Rogelio Dionicio-Reyes, 21, of 250 S. Third St., Chambersburg, allegedly touched the child sexually as recently as May 19, according to charging documents filed by Chambersburg Police with Magisterial District Judge Glenn Manns.

 

Dionicio-Reyes was arrested Monday and arraigned on the charges Tuesday morning, according to online court records. He was placed in Franklin County Jail in lieu of $200,000 bail. A preliminary hearing is scheduled for 9 a.m. Tuesday in Franklin County Central Court.

 

A jail representative said Dionicio-Reyes was being held there on a U.S. Immigration and Customs Enforcement detainer. Charging documents state that his native country is Mexico.

 

A woman called police Monday to report that Dionicio-Reyes had sexually assaulted her daughter, according to the affidavit. The girl told police that he touched her inappropriately on several occasions. Her 11-year-old brother also reported that he witnessed one of the incidents.

 

In that case, Dionicio-Reyes allegedly went into a room where the two children were and told the boy to leave and wash the dishes. After the boy left the room, Dionicio-Reyes allegedly began touching the girl and carried her into another room.

 

The boy told police that he walked into the room and saw Dionicio-Reyes on top of the girl, holding her arms over her head. They were both wearing clothing, but Dionicio-Reyes was allegedly trying to remove the girl’s clothes.

 

Police read Dionicio-Reyes his rights and interviewed him about the allegations, according to the affidavit. He allegedly confirmed what the boy had seen and admitted to touching the girl sexually in November.

 

He is charged with two counts of indecent assault of a person younger than 13, a third-degree felony.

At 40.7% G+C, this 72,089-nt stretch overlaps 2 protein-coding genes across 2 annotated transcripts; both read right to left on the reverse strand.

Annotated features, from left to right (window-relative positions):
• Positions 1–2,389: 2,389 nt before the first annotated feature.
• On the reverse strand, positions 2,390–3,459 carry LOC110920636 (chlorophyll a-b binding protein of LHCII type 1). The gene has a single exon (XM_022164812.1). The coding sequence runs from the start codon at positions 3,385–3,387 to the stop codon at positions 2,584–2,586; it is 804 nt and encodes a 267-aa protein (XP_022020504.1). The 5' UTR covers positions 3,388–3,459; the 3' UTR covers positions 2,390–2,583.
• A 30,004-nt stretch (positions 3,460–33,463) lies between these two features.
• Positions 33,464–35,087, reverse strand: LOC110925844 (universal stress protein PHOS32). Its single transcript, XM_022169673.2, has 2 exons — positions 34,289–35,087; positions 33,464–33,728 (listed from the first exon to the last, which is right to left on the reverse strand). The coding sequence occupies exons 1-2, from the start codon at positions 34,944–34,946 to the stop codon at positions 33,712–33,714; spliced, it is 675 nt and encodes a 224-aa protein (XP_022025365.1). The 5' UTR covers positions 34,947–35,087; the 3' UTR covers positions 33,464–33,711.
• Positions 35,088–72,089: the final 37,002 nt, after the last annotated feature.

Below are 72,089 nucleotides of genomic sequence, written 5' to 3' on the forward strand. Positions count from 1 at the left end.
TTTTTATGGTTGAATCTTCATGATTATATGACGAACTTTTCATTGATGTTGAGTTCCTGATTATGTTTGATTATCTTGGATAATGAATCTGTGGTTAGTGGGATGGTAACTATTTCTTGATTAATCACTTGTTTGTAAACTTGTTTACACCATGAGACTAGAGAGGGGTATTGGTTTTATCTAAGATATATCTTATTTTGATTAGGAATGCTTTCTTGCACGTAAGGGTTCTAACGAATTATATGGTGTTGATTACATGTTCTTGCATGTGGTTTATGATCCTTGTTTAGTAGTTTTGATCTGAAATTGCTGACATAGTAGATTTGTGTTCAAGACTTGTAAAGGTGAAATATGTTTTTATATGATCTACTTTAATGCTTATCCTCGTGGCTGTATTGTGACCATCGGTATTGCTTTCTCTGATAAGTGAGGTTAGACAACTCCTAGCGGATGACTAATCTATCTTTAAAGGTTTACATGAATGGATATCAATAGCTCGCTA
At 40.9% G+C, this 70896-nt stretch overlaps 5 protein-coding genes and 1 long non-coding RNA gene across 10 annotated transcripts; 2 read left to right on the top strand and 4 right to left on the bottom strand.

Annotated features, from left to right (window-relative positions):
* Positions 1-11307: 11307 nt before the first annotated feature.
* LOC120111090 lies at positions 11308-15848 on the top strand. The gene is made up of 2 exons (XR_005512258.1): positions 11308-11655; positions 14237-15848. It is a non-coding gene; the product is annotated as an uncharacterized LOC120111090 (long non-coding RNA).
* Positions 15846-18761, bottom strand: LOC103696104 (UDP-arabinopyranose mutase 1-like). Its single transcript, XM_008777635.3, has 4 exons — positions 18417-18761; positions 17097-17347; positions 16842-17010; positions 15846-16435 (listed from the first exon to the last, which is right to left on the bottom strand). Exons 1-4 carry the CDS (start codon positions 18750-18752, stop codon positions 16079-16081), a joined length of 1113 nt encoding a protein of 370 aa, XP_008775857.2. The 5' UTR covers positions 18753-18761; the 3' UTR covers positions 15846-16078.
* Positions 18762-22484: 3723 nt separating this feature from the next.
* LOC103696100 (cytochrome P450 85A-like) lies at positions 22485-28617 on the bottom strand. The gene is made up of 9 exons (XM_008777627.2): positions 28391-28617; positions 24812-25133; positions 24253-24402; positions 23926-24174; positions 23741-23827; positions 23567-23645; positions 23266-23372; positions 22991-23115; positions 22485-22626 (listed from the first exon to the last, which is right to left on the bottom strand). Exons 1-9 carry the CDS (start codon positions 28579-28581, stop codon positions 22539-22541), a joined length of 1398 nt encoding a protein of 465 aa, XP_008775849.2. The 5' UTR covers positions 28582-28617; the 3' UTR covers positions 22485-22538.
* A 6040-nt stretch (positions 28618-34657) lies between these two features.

Feds forced to release list of words used to monitor online speech

Pork. Cloud. Mexico. Exercise. Screening. Response. I have just given the U.S. Department of Homeland Security seven good reasons to investigate this article and its author.

The Daily Mail notes that a Freedom Of Information Act request has forced DHS to publicize a list of keywords it uses to monitor social networking sites and online media for signs of terrorist or other threats against the U.S.

complete list of the terms (which include Department of Homeland Security andsocial media) can be found here, as well as in the department’s 2011 Analyst’s Desktop Binder, which has also been made public via the FOIA request—or mostly public anyway. The version available via the above link contains some redactions.

According to the Mail, “analysts are instructed to search for evidence of unfolding natural disasters, public health threats and serious crimes such as mall/school shootings, major drug busts, illegal immigrant busts.”

The FOIA request was filed by the Electronic Privacy Information Center (EPIC), a watchdog group that described the list in a letter to the House Homeland Security Subcommittee on Counter-terrorism and Intelligence as “broad, vague and ambiguous.”

EPIC made the cast that the items include “vast amounts of First Amendment protected speech that is entirely unrelated to the Department of Homeland Security mission to protect the public against terrorism and disasters.”

I can see the group’s point. It is hard to fathom how words like aid, relief, or wave could be used to help agents tighten the noose on prospective terrorists. Then again, what do I know about SCREENING. Whoops, there I go again.